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The time hierarchy theorem lets one show that, for example, there are problems in P that cannot be solved in time less than const*n^2 by a Turing machine. But give the Turing machine some advice and all bets are off. One can't yet show that even a linear size circuit can't solve all of PSPACE. So, what if we try to compare two different classes in which both have advice? For example, can one separate polynomial space with logarithmic advice from linear time with linear advice? That's just a made-up example question, I am wondering what general results there are along these lines.

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@Tsuyoshi: I added the [advice] tag, and made a few changes (like typesetting math), but the OP rolled back my changes! Thanks for adding the correct tags again. –  Sadeq Dousti Nov 19 '10 at 20:16
    
Sorry, did the rollback because the typeset math looked a bit hard to read, but thanks for the tag. –  matt hastings Nov 19 '10 at 20:23
    
@Sadeq: I added the tags [advice] and [separation] without realizing the history. Thanks for the note! –  Tsuyoshi Ito Nov 19 '10 at 20:26
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1 Answer

up vote 5 down vote accepted

Let $s(n) \ge n$ be some function. It can be proven that:

$\mathbf{DSIZE}(s) \subseteq \mathbf{DTIME}(s^2) / F(O(s\log s))$

Here, $\mathbf{DSIZE}(s)$ denotes the set of languages decidable by deterministic circuits of size $s$. The notation $\mathbf{K/F}$ denotes the complexity class $\mathbf{K}$ with advice function from the set $\mathbf{F}$, defined as:

$F(f) = \left\{h \colon \{0,1\}^* \to \{0,1\}^* \mid |h(x)| \le f(|x|) \text{ for all } x\right\}$.

In addition, let $d(n) \ge \log n$ be another function. Then:

$\mathbf{DDEPTH}(d) \subseteq \mathbf{DSPACE}(d) / F(2^{O(d)})$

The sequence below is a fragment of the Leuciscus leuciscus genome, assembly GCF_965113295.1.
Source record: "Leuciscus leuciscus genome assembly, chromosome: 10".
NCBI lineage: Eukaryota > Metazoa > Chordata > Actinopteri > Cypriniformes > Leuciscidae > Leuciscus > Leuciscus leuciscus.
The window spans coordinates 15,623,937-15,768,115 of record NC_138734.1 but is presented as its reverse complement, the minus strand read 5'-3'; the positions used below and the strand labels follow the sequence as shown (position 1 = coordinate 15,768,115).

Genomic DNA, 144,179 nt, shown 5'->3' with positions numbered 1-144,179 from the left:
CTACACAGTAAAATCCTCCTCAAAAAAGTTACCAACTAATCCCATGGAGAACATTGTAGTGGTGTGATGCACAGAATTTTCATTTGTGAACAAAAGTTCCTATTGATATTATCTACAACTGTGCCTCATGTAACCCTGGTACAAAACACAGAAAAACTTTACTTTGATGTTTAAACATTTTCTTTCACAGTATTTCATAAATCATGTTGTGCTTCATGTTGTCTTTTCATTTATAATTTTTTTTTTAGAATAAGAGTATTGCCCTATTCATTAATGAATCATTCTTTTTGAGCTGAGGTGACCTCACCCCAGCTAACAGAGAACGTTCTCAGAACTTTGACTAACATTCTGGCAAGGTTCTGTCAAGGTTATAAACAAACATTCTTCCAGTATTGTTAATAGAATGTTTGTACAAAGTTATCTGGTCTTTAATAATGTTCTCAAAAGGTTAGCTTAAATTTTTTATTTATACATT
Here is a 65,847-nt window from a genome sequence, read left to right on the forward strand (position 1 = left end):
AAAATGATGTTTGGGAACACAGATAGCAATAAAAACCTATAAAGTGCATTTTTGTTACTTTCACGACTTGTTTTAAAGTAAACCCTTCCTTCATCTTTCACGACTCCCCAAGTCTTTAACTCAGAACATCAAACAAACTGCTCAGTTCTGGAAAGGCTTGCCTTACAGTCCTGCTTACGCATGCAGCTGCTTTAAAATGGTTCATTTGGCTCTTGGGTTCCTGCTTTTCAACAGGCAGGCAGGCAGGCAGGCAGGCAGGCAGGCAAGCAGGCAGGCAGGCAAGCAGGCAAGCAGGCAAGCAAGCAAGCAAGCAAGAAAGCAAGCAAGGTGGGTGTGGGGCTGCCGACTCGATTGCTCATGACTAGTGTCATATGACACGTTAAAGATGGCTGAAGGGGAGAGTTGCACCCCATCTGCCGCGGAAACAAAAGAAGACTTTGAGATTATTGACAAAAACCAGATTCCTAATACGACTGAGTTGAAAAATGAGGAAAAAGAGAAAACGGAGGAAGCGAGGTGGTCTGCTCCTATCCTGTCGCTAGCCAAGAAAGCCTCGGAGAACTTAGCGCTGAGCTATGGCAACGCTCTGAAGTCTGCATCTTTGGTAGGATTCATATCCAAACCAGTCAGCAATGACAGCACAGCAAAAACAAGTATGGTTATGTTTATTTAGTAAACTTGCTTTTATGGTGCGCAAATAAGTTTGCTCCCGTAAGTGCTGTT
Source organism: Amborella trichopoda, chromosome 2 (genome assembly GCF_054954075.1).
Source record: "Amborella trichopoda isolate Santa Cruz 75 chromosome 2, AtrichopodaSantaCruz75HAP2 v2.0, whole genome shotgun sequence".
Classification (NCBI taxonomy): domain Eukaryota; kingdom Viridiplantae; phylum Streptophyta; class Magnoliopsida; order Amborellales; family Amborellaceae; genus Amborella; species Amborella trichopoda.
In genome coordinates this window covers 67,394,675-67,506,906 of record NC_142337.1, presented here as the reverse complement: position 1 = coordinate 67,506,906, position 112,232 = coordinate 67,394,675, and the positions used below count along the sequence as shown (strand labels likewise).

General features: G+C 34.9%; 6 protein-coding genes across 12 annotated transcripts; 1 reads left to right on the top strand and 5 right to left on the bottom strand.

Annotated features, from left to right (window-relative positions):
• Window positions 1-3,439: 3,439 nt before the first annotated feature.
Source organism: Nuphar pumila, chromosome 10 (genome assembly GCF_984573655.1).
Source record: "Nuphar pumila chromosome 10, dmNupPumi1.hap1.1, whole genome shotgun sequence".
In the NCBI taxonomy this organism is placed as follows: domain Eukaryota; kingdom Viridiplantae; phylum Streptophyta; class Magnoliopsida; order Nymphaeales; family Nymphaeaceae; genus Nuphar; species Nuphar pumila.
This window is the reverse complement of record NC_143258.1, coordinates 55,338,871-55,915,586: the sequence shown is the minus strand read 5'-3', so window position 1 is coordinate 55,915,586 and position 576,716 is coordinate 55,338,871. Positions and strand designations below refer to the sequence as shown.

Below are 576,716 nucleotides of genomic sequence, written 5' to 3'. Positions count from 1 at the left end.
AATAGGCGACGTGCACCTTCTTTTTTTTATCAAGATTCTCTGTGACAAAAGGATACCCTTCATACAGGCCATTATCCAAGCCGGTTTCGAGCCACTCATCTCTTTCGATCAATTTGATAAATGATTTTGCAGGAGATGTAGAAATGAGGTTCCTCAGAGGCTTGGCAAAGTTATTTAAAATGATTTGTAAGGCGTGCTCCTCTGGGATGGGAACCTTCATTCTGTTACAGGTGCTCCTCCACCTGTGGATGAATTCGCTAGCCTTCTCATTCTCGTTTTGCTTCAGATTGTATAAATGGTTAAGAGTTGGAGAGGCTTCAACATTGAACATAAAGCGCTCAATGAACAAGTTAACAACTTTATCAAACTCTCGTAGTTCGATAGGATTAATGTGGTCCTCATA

where $\mathbf{DDEPTH}(d)$ denotes the set of languages decidable by deterministic circuits of depth $d$.


Edit: two more inclusions:

For $t(n) \ge n$ we have $\mathbf{DTIME}(t) \subseteq \mathbf{DSIZE}(t \log t)$, and for $l(n) \ge \log n$ we have $\mathbf{NSPACE}(l) \subseteq \mathbf{DDEPTH}(l^2)$.


For proofs, see section 2-3 of Heribert Vollmer's book.

Using these inclusions, and time/space hierarchies, one can build hierarchies for non-uniform complexity classes.


Edit 2:

You may combine the above results with the following results on hierarchies for classes with advice:

  1. Time Hierarchies for Computations with a Bit of Advice.
  2. Unconditional Lower Bounds Against Advice.
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Not sure this answers the question. It puts circuits in languages with advices (which I was implicitly doing and is fairly clear why it is true), but doesn't (unless I'm missing something?) answer the question about how to get the separation? I mean, you mention time/space hierarchies, but then what are the known hierarchies for classes with advice? –  matt hastings Nov 19 '10 at 20:25
    
@matt: See if the edited answer fits what you need. –  Sadeq Dousti Nov 19 '10 at 20:52
    
That's the sort of thing I am looking for, thanks. –  matt hastings Nov 19 '10 at 22:21
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